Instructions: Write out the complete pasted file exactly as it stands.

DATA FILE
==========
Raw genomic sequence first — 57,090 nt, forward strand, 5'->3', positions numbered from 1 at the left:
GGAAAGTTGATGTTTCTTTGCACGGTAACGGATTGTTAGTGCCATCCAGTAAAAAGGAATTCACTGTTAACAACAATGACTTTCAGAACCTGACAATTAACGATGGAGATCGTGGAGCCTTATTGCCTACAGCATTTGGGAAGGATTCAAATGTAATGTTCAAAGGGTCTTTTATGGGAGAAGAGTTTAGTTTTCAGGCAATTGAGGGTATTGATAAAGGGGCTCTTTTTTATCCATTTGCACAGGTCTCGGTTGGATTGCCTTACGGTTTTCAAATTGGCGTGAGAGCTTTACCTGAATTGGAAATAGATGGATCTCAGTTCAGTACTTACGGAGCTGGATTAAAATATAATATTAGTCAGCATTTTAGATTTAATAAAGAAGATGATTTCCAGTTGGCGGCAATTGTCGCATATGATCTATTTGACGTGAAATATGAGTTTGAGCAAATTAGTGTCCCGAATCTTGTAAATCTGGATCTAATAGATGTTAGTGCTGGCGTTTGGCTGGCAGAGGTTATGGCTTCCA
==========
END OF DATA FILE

Raw genomic sequence first — 57,090 nt, forward strand, 5'->3', positions numbered from 1 at the left:
GGAAAGTTGATGTTTCTTTGCACGGTAACGGATTGTTAGTGCCATCCAGTAAAAAGGAATTCACTGTTAACAACAATGACTTTCAGAACCTGACAATTAACGATGGAGATCGTGGAGCCTTATTGCCTACAGCATTTGGGAAGGATTCAAATGTAATGTTCAAAGGGTCTTTTATGGGAGAAGAGTTTAGTTTTCAGGCAATTGAGGGTATTGATAAAGGGGCTCTTTTTTATCCATTTGCACAGGTCTCGGTTGGATTGCCTTACGGTTTTCAAATTGGCGTGAGAGCTTTACCTGAATTGGAAATAGATGGATCTCAGTTCAGTACTTACGGAGCTGGATTAAAATATAATATTAGTCAGCATTTTAGATTTAATAAAGAAGATGATTTCCAGTTGGCGGCAATTGTCGCATATGATCTATTTGACGTGAAATATGAGTTTGAGCAAATTAGTGTCCCGAATCTTGTAAATCTGGATCTAATAGATGTTAGTGCTGGCGTTTGGCTGGCAGAGGTTATGGCTTCCA